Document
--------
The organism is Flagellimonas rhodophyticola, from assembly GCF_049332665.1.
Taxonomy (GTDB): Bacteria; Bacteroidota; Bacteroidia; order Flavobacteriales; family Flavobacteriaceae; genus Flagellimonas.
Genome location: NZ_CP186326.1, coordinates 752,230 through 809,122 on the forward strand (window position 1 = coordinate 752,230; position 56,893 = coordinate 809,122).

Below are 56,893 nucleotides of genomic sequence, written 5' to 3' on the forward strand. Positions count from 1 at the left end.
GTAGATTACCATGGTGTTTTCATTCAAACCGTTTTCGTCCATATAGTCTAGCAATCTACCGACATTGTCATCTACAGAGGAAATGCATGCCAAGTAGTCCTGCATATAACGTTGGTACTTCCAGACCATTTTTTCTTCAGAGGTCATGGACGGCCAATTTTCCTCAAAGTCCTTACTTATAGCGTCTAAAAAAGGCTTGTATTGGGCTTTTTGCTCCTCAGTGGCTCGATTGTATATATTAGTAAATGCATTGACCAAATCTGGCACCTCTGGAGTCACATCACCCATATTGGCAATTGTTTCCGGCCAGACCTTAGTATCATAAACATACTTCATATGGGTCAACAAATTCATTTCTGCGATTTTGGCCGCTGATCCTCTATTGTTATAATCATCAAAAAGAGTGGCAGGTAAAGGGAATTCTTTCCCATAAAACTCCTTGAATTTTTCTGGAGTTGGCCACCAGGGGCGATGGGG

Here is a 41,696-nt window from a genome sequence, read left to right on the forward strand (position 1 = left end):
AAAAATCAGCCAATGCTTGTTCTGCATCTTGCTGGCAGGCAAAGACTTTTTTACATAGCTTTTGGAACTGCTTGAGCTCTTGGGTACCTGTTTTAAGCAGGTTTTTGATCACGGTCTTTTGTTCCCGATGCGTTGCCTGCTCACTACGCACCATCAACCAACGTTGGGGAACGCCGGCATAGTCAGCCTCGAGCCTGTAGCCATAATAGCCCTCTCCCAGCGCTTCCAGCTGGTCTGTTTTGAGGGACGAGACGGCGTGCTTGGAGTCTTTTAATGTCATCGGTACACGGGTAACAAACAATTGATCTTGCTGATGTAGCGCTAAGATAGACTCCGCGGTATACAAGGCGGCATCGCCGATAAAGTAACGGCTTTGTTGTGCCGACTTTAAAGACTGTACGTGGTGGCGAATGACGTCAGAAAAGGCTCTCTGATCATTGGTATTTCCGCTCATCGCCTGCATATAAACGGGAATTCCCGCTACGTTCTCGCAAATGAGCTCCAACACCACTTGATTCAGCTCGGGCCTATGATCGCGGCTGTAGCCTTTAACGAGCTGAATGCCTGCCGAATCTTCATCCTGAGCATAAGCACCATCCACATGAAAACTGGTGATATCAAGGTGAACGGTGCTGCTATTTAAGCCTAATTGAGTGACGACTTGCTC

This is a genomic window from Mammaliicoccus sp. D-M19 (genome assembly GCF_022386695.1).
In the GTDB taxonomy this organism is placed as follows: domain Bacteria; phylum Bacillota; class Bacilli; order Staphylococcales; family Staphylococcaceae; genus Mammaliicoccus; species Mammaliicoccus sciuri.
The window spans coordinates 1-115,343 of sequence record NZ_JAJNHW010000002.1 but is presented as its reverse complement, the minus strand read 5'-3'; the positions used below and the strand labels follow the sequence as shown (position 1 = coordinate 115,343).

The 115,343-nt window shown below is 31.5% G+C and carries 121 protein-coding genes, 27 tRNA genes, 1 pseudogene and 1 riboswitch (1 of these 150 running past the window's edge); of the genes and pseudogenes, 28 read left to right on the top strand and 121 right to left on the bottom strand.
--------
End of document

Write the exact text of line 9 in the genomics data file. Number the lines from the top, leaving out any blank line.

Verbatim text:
In the GTDB taxonomy this organism is placed as follows: domain Bacteria; phylum Bacillota; class Bacilli; order Staphylococcales; family Staphylococcaceae; genus Mammaliicoccus; species Mammaliicoccus sciuri.